(A) Immunostaining of N-cadherin with phalloidin (top panel) and E-cadherin with phalloidin (bottom panel) of parental PC3 cells plated on coverslips. (B) Two representative subclones from parental PC3 cells, PC3e and PC3n, were immunoblotted for E-cadherin and N-cadherin. Tubulin is shown as a loading control. The original blots are shown in Supplementary Figure S1. (C) Immuno-staining of PC3 subclones for E-cadherin and N-cadherin (clone 32). (D) Cell morphologies, cell speed and directional persistency of PC3e (N = 19) and PC3n (N = 20) clones in 3D Matrigel (**, P<0.01; N = 11–42). All scale bars are 20 µm. (E) Heat map of microarray analysis for all cadherin expression levels in parental PC3, PC3e and PC3n cells.

Expression of the N-cadherin cytoplasmic domain abolishes collective cell migration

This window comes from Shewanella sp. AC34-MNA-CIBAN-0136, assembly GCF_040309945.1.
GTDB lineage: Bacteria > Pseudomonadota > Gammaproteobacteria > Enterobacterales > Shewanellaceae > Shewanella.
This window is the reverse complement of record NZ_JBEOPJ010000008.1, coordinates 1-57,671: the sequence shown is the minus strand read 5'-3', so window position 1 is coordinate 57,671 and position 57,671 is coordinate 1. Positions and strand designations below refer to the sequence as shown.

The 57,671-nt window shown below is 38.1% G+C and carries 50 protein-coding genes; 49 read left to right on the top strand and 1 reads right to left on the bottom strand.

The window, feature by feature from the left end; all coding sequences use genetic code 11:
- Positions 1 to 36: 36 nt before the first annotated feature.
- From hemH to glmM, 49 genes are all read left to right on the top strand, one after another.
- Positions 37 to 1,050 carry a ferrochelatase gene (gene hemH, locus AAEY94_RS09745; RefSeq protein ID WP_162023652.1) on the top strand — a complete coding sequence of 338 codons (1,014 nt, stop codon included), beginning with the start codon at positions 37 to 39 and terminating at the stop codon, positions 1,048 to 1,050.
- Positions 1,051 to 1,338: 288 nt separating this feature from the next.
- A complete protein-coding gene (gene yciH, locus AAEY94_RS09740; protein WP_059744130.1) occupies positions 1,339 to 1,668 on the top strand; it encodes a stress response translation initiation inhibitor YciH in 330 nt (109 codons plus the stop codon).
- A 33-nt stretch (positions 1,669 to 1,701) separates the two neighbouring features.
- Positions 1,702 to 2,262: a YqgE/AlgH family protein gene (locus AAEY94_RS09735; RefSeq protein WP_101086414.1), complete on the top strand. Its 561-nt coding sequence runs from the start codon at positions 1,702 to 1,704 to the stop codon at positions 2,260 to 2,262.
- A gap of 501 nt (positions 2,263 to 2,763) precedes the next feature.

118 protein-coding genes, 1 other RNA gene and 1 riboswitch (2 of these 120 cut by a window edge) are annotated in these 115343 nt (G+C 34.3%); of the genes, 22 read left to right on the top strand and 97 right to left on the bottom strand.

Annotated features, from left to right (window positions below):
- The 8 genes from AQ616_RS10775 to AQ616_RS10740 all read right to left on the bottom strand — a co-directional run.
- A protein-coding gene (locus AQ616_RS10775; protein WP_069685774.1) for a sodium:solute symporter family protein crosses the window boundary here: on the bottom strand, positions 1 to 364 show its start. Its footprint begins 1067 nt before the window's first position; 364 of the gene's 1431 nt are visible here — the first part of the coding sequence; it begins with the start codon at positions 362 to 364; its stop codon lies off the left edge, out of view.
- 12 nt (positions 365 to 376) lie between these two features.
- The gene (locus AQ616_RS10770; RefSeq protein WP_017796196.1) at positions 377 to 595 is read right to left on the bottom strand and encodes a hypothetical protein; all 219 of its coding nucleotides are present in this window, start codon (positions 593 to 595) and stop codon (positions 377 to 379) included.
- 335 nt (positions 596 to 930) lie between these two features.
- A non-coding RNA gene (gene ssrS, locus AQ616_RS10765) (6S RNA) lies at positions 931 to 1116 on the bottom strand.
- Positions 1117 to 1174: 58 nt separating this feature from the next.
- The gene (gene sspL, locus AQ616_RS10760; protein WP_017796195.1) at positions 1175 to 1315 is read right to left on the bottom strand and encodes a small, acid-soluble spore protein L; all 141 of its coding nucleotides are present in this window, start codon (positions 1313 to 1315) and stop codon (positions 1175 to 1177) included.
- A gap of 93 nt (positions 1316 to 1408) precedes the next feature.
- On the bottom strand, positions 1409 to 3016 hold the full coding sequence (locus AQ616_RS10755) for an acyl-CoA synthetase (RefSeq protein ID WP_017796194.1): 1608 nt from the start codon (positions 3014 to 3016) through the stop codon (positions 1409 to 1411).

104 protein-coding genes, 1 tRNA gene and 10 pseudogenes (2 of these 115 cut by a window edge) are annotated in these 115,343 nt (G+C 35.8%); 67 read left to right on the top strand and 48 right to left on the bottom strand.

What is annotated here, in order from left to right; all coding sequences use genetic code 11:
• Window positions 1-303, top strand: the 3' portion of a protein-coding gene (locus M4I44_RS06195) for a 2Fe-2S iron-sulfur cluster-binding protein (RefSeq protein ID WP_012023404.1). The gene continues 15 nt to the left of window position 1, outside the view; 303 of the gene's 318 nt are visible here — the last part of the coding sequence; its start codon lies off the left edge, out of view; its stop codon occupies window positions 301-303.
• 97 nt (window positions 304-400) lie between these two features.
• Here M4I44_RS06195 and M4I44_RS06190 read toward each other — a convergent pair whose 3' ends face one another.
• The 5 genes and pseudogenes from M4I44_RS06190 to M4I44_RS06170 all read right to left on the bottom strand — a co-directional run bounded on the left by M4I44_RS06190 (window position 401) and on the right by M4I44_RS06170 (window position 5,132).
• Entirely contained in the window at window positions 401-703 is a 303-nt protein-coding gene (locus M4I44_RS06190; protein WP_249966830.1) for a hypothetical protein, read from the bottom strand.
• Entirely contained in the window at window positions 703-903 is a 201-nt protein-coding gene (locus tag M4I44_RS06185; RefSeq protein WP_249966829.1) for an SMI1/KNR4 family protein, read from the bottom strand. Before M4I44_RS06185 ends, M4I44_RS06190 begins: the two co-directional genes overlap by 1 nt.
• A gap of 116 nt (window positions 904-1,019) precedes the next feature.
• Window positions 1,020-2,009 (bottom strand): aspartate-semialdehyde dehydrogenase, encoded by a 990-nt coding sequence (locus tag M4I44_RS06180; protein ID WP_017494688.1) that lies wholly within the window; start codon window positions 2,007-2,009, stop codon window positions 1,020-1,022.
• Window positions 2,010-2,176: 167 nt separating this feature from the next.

To analyze the role of N-cadherin in collective cell migration, we transfected N-cadherin cytoplasmic domain (N-cyto), and subcloned the stable transfectants with increasing N-cyto levels (Figure 3A). In the presence of N-cyto, endogenous N-cadherin expression was down-regulated, while endogenous E-cadherin was up-regulated (Figure 3B). Microarray analysis confirmed the decreased N-cadherin and increased E-cadherin expression profile in N-cyto cells (Figure 3C), and further revealed the up-regulation of P-cadherin (Figure 3C). Both E and P-cadherin were also up-regulated in the non-migratory PC3e clone (Figure 2E). Taken together, these data demonstrate that the down-regulation of N-cadherin results in the up-regulation of both E and P-cadherins in PC3 cells. Interestingly, the cadherin 11 was down-regulated in one of the N-cyto expressing cells (#1) but not in others (#4, Figure 3C).

Figure 3. Overexpression of the cytoplasmic domain of N-cadherin reduces 3D cell migration.